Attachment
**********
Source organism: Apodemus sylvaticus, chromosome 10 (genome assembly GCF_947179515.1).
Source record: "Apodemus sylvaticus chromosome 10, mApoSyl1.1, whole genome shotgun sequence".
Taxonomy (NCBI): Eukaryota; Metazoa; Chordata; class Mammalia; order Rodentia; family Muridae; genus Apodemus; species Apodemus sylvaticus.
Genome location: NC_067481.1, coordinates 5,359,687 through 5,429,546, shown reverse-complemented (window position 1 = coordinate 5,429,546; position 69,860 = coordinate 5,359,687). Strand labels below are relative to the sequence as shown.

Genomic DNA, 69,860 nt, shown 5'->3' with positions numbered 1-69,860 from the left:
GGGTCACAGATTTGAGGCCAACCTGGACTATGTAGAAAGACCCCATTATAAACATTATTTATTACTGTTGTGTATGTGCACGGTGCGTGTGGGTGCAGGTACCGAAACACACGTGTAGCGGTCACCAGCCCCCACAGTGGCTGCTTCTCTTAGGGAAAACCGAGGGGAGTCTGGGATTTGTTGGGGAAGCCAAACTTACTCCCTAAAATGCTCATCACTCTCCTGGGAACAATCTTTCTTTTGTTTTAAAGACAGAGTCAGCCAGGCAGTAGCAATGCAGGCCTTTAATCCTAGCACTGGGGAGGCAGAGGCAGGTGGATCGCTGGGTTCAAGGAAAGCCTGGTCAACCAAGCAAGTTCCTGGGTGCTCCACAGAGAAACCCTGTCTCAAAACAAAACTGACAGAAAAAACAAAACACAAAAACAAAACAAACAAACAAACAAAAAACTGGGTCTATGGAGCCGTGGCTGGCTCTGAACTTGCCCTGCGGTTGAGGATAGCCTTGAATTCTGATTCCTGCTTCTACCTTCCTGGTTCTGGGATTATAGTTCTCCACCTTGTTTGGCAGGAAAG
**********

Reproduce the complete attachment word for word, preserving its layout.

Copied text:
Source organism: Apodemus sylvaticus, chromosome 10 (genome assembly GCF_947179515.1).
Source record: "Apodemus sylvaticus chromosome 10, mApoSyl1.1, whole genome shotgun sequence".
Taxonomy (NCBI): Eukaryota; Metazoa; Chordata; class Mammalia; order Rodentia; family Muridae; genus Apodemus; species Apodemus sylvaticus.
Genome location: NC_067481.1, coordinates 5,359,687 through 5,429,546, shown reverse-complemented (window position 1 = coordinate 5,429,546; position 69,860 = coordinate 5,359,687). Strand labels below are relative to the sequence as shown.

Genomic DNA, 69,860 nt, shown 5'->3' with positions numbered 1-69,860 from the left:
GGGTCACAGATTTGAGGCCAACCTGGACTATGTAGAAAGACCCCATTATAAACATTATTTATTACTGTTGTGTATGTGCACGGTGCGTGTGGGTGCAGGTACCGAAACACACGTGTAGCGGTCACCAGCCCCCACAGTGGCTGCTTCTCTTAGGGAAAACCGAGGGGAGTCTGGGATTTGTTGGGGAAGCCAAACTTACTCCCTAAAATGCTCATCACTCTCCTGGGAACAATCTTTCTTTTGTTTTAAAGACAGAGTCAGCCAGGCAGTAGCAATGCAGGCCTTTAATCCTAGCACTGGGGAGGCAGAGGCAGGTGGATCGCTGGGTTCAAGGAAAGCCTGGTCAACCAAGCAAGTTCCTGGGTGCTCCACAGAGAAACCCTGTCTCAAAACAAAACTGACAGAAAAAACAAAACACAAAAACAAAACAAACAAACAAACAAAAAACTGGGTCTATGGAGCCGTGGCTGGCTCTGAACTTGCCCTGCGGTTGAGGATAGCCTTGAATTCTGATTCCTGCTTCTACCTTCCTGGTTCTGGGATTATAGTTCTCCACCTTGTTTGGCAGGAAAG